ArcGIS Pro reads IFC and Revit files into a series of 3D multipatch and, in the case of Revit, z-enabled point, line, and polygon feature classes. These feature classes are organized by discipline into feature datasets, with each multipatch feature class representing a specific family category (Walls, Roofs, Doors, etc).
The attributes of each feature show the properties of the Revit element. During import using the Import BIM to Indoors Dataset geoprocessing tool, the Indoor model is populated using the following elements and attributes from the Revit workspace.
Facilities and Facilities3D
The 2D Facilities features are created from the footprint polygon in the floorplan dataset. A multipatch feature is created in the Facilities3D feature class (part of the Indoors Model) representing the facility shell of the building from the ExteriorShell feature class in the BIM file workspace. This feature is created from exterior family categories in the Revit model (ex. Roofs) and other elements that have the Function property set to Exterior.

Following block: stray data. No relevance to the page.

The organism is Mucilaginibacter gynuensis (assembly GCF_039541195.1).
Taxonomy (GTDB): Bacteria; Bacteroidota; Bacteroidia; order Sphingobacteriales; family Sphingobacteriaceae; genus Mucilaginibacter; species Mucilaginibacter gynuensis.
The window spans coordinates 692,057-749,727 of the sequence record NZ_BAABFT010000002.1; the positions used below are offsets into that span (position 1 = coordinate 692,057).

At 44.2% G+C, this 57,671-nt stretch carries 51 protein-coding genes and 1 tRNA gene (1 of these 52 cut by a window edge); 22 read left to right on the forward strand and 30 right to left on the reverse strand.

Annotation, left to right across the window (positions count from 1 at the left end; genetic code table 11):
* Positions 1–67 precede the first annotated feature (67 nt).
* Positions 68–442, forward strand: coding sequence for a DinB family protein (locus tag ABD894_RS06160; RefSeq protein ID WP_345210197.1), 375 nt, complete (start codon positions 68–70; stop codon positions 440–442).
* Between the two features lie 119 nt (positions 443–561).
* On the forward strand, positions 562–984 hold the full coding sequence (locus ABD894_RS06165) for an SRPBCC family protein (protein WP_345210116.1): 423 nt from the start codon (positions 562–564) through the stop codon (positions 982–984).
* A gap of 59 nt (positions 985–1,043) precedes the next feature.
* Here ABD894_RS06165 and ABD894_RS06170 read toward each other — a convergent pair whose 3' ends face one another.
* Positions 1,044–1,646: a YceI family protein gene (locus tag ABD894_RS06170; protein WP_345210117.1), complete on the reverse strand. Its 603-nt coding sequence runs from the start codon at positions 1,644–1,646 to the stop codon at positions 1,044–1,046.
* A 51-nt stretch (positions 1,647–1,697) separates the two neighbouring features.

2D Level polygons in the Indoors Model are created from the footprint of the Floors element associated with the same Level in Revit, shown as the BldgLevel attribute in ArcGIS Pro. Levels and floors in Revit are two separate things. While floors represent the physical characteristics of the building floor\slab, levels are simply planes that separate vertical sections of a building. You can inspect the features that will be included by opening the Floorplan_Polygon feature class in the Floorplan dataset when you open the Revit model in ArcGIS Pro.
Units and Units3D
Units polygons and Units3D multipatch features in the Indoors Model are created based on Room Elements in the Revit Model. Before import, ensure that all indoor spaces are modeled as rooms in Revit. Units can also be inspected in ArcGIS Pro in the Floorplan_Polygon feature class.
Verifying that Room properties are correctly populated in Revit before running the Import BIM To Indoor Dataset Tool will help ensure accurate floorplan data. The following Room properties in Revit are mapped to Units and Units3D attributes in the indoors model:
- The RoomName field from the Revit model is used to populate the USE_TYPE field in Units.
- RoomNumber is used to populate the NAME field.
- Bldglevel is used to populate the LEVEL_ID field.